encourages their patrons to upload pictures of themselves inside the hotel. When the Deniece Cornejo and Vhong Navarro issue broke out, they decided to involve themselves by stating: “Ayoko dyan delikado! Sa Sogo nalang safe pa!” With the use of #HereAtHotelSogo and #ItsSogoTime, they have trended on Twitter on several occasions. Not only that, their advertisements also encourage people to read the Bible and study well – both to be done during one’s stay at Hotel Sogo. On top of all of these, inspirational quotes, history lessons, political opinions also flood their timeline. It’s very noticeable that they are going a little over the top, but the question still lies, what is the common denominator among all of these? Simple. The company basically relates itself with whatever is viral as of the moment, whether it is a national concern or a superficial entity. This style enables them to reach out to a wider audience thus gathering interest and disbelief at the same time. With captions deemed as unnecessary by some whilst entertaining by others, as a whole their campaign has been effective in attracting more attention from the crowd as the number of likes of their like page skyrocketed from 2,000 likes to over 16,000 in less than half a year. Statistically speaking, their most controversial posts have garnered the most number of likes and comments. In addition, most of the people expressed their fondness of their technique and even commended their obscure method. A bold and risky move by the management itself, the results of their innovative strategy are yet to be determined. As of now, we can say that they have increased their popularity even more. Though the number of likes, shares and retweets look good on social media, the real questions lies as to whether these digits are able to translate additional revenue on their financial statements. Sam Tamayo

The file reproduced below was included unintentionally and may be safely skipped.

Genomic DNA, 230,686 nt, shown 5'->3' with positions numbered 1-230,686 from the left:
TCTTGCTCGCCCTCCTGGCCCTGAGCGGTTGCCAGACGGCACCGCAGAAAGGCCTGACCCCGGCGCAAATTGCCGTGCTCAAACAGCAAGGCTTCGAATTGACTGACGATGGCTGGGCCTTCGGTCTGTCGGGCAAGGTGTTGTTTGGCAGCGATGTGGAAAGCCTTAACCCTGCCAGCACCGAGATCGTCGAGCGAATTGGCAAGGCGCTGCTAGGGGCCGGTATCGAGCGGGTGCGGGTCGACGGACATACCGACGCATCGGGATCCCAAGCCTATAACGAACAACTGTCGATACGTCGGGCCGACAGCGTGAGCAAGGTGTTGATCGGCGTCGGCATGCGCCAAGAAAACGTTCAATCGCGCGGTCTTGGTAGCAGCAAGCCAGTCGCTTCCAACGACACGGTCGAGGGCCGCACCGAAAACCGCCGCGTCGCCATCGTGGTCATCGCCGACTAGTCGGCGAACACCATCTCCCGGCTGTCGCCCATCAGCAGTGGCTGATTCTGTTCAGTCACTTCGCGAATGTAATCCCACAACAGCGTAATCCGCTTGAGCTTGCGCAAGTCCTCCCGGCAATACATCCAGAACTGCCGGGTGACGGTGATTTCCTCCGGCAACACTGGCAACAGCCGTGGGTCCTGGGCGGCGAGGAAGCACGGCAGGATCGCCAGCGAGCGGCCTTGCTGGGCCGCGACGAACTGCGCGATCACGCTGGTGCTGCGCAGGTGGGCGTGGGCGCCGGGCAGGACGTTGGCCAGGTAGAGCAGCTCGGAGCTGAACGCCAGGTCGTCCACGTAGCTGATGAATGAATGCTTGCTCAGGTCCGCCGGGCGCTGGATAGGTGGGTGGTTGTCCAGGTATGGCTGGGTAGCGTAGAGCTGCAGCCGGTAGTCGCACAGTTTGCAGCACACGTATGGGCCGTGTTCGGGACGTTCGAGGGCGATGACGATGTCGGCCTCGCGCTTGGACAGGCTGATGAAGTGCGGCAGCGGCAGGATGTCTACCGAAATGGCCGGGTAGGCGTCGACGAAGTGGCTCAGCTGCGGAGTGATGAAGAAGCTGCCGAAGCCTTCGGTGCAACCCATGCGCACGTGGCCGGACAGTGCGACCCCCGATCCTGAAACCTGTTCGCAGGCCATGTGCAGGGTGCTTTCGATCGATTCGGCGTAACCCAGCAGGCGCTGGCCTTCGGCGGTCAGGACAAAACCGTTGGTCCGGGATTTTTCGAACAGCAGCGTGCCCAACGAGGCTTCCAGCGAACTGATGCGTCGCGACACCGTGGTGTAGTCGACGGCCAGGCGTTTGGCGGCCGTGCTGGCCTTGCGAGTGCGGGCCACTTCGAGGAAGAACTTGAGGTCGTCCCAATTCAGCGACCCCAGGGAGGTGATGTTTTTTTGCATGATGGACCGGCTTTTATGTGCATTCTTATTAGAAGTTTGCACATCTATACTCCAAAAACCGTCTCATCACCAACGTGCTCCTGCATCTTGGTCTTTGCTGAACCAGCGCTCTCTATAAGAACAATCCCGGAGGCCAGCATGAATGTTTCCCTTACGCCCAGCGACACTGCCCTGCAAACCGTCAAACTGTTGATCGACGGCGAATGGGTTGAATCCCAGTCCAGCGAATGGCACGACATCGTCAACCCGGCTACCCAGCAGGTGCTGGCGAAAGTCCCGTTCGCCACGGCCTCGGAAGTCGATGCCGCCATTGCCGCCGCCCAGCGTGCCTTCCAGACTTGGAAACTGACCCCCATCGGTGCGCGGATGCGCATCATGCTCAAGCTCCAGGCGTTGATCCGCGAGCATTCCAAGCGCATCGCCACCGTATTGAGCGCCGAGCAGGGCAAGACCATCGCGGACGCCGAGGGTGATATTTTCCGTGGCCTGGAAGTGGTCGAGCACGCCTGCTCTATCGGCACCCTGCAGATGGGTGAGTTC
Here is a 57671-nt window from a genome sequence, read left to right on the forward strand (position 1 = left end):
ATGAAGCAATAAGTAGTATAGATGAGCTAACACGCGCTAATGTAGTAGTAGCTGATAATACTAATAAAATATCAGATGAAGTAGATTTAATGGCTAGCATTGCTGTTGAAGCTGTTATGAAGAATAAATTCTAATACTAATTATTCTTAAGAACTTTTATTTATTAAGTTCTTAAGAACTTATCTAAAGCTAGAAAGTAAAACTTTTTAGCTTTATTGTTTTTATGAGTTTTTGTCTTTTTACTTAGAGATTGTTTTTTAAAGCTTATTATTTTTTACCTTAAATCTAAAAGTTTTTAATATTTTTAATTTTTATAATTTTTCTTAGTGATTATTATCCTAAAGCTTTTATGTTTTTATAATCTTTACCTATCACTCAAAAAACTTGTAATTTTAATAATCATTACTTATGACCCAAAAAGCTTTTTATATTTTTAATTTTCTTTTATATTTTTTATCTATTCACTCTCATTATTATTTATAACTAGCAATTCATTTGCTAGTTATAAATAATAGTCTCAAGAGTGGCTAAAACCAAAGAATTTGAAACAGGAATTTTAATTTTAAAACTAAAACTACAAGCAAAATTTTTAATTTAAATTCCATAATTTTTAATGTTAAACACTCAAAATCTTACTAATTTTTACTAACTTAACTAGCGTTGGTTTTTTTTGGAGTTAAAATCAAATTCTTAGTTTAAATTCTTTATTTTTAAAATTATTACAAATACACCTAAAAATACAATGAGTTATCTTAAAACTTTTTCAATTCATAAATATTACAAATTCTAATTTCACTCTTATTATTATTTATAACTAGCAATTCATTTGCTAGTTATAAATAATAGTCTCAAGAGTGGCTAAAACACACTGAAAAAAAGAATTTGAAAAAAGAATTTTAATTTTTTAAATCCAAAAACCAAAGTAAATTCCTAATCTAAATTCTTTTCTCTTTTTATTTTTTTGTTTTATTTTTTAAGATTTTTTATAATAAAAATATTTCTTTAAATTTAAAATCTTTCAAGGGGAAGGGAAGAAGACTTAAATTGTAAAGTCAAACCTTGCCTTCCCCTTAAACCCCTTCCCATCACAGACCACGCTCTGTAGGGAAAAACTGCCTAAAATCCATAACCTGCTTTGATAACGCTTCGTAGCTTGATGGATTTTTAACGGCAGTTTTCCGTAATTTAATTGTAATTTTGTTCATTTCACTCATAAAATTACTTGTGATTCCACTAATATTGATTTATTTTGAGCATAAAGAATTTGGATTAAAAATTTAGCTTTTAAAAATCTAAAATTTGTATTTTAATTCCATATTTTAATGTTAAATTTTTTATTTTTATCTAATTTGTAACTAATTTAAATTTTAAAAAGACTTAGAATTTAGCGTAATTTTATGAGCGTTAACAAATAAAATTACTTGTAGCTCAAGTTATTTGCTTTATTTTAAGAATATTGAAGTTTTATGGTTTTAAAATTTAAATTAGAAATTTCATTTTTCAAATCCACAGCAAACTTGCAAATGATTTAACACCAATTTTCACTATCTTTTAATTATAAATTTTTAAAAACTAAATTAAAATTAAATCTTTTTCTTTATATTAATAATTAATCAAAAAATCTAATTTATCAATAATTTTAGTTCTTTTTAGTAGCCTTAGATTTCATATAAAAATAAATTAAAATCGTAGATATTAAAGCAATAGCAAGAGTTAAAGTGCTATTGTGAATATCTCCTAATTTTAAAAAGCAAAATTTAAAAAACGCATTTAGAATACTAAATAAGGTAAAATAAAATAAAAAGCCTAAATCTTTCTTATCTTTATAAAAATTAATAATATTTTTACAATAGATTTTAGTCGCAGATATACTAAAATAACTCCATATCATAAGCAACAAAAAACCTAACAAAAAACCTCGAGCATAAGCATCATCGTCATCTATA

The opinion of the writer does not reflect that of the magazine or UP AdCore.

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Pulpy goodness a r twor k s

PULPY goodness

1 1 Viel Vidal “bawal” 2 Maggie Lee Chuy 2

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3

4

6

5

8

3 Michelle barcenas “who run the world” 4 Carlos Quimpo “Keep refridgerated” 5 Ryan Carlo N. Dela Rosa “Longevity” 6 Kristine Querido “Anne” 7

7 Darren Daniell Acosta 8 Jason Maximo - fallingwater

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Demystifying Creativity: April 2014 Juiceletter External Issue